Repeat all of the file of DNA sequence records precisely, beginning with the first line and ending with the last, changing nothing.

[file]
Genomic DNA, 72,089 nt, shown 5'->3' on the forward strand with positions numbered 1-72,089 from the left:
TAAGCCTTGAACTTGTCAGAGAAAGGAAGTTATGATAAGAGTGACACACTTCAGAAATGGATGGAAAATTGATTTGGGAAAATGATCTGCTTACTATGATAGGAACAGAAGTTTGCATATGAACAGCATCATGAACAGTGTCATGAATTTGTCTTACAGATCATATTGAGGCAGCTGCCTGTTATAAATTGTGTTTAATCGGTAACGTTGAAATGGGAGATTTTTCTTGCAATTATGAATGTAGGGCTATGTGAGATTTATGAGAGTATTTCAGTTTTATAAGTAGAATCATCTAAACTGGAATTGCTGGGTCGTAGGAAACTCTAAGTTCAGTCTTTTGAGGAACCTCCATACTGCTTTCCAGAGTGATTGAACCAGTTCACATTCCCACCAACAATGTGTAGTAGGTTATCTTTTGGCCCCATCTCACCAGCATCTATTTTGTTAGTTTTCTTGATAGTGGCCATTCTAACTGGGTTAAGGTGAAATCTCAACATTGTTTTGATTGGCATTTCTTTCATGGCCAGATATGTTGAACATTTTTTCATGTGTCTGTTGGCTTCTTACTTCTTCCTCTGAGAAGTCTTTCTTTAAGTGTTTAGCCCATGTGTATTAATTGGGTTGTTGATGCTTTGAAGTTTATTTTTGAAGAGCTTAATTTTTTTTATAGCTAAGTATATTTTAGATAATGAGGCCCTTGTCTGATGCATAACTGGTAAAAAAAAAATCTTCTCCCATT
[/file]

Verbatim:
Genomic DNA, 72,089 nt, shown 5'->3' on the forward strand with positions numbered 1-72,089 from the left:
TAAGCCTTGAACTTGTCAGAGAAAGGAAGTTATGATAAGAGTGACACACTTCAGAAATGGATGGAAAATTGATTTGGGAAAATGATCTGCTTACTATGATAGGAACAGAAGTTTGCATATGAACAGCATCATGAACAGTGTCATGAATTTGTCTTACAGATCATATTGAGGCAGCTGCCTGTTATAAATTGTGTTTAATCGGTAACGTTGAAATGGGAGATTTTTCTTGCAATTATGAATGTAGGGCTATGTGAGATTTATGAGAGTATTTCAGTTTTATAAGTAGAATCATCTAAACTGGAATTGCTGGGTCGTAGGAAACTCTAAGTTCAGTCTTTTGAGGAACCTCCATACTGCTTTCCAGAGTGATTGAACCAGTTCACATTCCCACCAACAATGTGTAGTAGGTTATCTTTTGGCCCCATCTCACCAGCATCTATTTTGTTAGTTTTCTTGATAGTGGCCATTCTAACTGGGTTAAGGTGAAATCTCAACATTGTTTTGATTGGCATTTCTTTCATGGCCAGATATGTTGAACATTTTTTCATGTGTCTGTTGGCTTCTTACTTCTTCCTCTGAGAAGTCTTTCTTTAAGTGTTTAGCCCATGTGTATTAATTGGGTTGTTGATGCTTTGAAGTTTATTTTTGAAGAGCTTAATTTTTTTTATAGCTAAGTATATTTTAGATAATGAGGCCCTTGTCTGATGCATAACTGGTAAAAAAAAAATCTTCTCCCATT